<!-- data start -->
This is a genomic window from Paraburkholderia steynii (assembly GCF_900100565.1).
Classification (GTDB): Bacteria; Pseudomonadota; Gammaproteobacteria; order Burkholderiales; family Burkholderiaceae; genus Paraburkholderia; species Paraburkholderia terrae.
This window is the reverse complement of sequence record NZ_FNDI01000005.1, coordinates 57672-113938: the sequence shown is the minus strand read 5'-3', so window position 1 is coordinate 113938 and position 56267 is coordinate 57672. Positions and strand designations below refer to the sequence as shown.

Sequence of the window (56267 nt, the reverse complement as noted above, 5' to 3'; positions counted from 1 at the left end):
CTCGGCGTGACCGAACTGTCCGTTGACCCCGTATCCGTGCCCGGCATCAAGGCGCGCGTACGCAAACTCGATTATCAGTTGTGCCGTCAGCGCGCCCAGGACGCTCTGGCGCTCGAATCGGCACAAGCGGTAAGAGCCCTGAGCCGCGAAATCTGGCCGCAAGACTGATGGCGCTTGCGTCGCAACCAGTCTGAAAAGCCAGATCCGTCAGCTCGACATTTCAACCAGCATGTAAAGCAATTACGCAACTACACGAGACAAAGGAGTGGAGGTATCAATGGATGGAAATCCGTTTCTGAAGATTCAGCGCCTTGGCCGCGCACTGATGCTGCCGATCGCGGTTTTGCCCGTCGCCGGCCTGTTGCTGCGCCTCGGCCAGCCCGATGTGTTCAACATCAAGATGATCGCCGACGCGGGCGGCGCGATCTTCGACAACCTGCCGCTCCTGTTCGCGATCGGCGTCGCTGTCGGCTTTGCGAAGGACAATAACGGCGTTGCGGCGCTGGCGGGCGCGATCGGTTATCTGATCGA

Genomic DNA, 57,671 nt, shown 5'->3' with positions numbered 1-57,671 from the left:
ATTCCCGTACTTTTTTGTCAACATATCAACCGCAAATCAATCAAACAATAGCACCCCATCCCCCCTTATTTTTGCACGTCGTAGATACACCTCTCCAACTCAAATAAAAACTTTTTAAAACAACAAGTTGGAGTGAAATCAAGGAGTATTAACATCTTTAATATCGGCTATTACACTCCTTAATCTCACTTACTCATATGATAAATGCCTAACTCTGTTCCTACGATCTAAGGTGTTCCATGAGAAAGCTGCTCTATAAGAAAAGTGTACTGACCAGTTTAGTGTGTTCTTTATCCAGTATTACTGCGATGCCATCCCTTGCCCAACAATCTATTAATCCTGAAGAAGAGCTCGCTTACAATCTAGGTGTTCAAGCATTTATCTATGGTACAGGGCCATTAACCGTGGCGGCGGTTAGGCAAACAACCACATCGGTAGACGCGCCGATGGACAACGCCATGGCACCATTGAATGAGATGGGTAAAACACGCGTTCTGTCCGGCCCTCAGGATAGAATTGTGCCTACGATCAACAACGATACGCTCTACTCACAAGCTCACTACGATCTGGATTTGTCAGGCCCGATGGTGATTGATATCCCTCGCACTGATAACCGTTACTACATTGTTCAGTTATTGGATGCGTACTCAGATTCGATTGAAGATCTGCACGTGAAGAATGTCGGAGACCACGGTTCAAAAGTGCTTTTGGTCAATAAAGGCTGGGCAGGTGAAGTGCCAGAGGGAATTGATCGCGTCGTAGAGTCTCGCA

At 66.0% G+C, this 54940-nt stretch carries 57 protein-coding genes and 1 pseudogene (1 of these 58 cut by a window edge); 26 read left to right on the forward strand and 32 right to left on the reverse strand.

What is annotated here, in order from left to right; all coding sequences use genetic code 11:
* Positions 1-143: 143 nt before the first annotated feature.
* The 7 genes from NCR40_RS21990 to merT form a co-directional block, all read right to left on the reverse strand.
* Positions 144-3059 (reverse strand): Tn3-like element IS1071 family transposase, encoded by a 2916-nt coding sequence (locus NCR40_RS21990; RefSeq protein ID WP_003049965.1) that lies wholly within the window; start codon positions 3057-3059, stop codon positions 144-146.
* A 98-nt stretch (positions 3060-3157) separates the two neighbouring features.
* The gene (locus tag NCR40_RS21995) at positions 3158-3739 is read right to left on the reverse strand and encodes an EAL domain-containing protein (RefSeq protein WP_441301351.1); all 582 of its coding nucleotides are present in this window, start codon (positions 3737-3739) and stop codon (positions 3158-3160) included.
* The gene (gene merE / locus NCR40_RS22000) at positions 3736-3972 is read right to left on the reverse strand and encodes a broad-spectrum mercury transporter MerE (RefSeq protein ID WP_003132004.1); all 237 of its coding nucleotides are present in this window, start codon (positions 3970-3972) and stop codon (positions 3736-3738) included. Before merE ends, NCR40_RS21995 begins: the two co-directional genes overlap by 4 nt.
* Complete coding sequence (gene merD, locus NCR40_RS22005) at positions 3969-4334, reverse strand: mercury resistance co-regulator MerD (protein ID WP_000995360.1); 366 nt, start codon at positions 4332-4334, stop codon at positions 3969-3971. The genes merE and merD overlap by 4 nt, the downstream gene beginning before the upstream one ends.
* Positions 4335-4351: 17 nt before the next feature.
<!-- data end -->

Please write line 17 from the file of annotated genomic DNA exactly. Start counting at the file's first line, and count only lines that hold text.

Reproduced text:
* Positions 4335-4351: 17 nt before the next feature.